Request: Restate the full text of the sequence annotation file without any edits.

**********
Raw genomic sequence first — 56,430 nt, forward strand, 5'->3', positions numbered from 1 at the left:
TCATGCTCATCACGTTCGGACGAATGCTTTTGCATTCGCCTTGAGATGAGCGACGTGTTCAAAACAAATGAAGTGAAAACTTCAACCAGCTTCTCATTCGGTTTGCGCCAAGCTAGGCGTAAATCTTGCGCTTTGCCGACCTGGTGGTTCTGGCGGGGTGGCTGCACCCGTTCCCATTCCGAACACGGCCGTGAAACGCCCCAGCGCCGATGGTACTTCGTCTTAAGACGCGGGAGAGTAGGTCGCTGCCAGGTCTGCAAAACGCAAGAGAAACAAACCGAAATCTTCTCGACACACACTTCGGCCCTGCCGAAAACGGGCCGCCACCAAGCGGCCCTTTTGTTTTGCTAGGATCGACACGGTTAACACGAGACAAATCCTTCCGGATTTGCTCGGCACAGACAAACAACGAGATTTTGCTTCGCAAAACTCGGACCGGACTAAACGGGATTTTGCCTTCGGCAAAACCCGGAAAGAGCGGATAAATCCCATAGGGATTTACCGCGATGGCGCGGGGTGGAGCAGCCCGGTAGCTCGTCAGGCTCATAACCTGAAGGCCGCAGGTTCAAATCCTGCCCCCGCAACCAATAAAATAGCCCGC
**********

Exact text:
Raw genomic sequence first — 56,430 nt, forward strand, 5'->3', positions numbered from 1 at the left:
TCATGCTCATCACGTTCGGACGAATGCTTTTGCATTCGCCTTGAGATGAGCGACGTGTTCAAAACAAATGAAGTGAAAACTTCAACCAGCTTCTCATTCGGTTTGCGCCAAGCTAGGCGTAAATCTTGCGCTTTGCCGACCTGGTGGTTCTGGCGGGGTGGCTGCACCCGTTCCCATTCCGAACACGGCCGTGAAACGCCCCAGCGCCGATGGTACTTCGTCTTAAGACGCGGGAGAGTAGGTCGCTGCCAGGTCTGCAAAACGCAAGAGAAACAAACCGAAATCTTCTCGACACACACTTCGGCCCTGCCGAAAACGGGCCGCCACCAAGCGGCCCTTTTGTTTTGCTAGGATCGACACGGTTAACACGAGACAAATCCTTCCGGATTTGCTCGGCACAGACAAACAACGAGATTTTGCTTCGCAAAACTCGGACCGGACTAAACGGGATTTTGCCTTCGGCAAAACCCGGAAAGAGCGGATAAATCCCATAGGGATTTACCGCGATGGCGCGGGGTGGAGCAGCCCGGTAGCTCGTCAGGCTCATAACCTGAAGGCCGCAGGTTCAAATCCTGCCCCCGCAACCAATAAAATAGCCCGC